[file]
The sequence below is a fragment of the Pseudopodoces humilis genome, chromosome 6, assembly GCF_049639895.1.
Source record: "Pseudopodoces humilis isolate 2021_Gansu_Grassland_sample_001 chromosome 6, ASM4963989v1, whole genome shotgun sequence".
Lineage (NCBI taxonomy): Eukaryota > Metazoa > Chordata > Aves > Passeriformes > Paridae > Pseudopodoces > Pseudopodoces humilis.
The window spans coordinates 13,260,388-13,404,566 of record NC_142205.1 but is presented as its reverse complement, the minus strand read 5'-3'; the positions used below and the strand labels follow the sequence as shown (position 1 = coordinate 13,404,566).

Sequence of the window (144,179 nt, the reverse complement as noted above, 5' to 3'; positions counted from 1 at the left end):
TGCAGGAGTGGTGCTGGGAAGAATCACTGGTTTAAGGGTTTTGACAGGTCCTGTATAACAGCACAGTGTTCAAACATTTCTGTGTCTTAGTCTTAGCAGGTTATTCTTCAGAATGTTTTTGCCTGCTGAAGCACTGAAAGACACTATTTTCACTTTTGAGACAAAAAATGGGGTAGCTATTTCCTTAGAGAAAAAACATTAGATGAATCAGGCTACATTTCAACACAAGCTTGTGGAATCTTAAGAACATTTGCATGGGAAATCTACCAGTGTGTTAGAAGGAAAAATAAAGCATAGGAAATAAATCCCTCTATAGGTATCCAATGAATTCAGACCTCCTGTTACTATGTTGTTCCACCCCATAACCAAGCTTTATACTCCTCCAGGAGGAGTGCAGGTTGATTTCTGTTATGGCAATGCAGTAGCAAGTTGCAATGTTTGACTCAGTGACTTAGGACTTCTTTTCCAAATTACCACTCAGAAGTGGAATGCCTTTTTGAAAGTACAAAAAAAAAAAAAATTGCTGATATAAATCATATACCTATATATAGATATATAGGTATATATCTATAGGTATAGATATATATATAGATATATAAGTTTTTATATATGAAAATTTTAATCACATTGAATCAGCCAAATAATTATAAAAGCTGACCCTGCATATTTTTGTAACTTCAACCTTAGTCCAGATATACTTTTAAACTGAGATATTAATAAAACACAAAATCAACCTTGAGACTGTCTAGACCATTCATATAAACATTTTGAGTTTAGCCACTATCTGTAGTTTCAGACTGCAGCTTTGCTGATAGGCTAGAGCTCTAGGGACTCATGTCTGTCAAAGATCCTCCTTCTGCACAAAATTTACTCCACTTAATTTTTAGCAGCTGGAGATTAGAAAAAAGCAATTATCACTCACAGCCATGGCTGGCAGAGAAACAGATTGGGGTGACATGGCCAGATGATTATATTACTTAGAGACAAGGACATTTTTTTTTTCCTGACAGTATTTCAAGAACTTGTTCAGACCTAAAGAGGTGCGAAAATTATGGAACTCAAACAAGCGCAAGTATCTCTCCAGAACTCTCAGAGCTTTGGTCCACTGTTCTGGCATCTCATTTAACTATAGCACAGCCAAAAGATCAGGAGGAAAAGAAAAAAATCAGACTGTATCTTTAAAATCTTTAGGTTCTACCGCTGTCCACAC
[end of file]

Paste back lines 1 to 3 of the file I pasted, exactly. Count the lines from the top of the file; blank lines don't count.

The sequence below is a fragment of the Pseudopodoces humilis genome, chromosome 6, assembly GCF_049639895.1.
Source record: "Pseudopodoces humilis isolate 2021_Gansu_Grassland_sample_001 chromosome 6, ASM4963989v1, whole genome shotgun sequence".
Lineage (NCBI taxonomy): Eukaryota > Metazoa > Chordata > Aves > Passeriformes > Paridae > Pseudopodoces > Pseudopodoces humilis.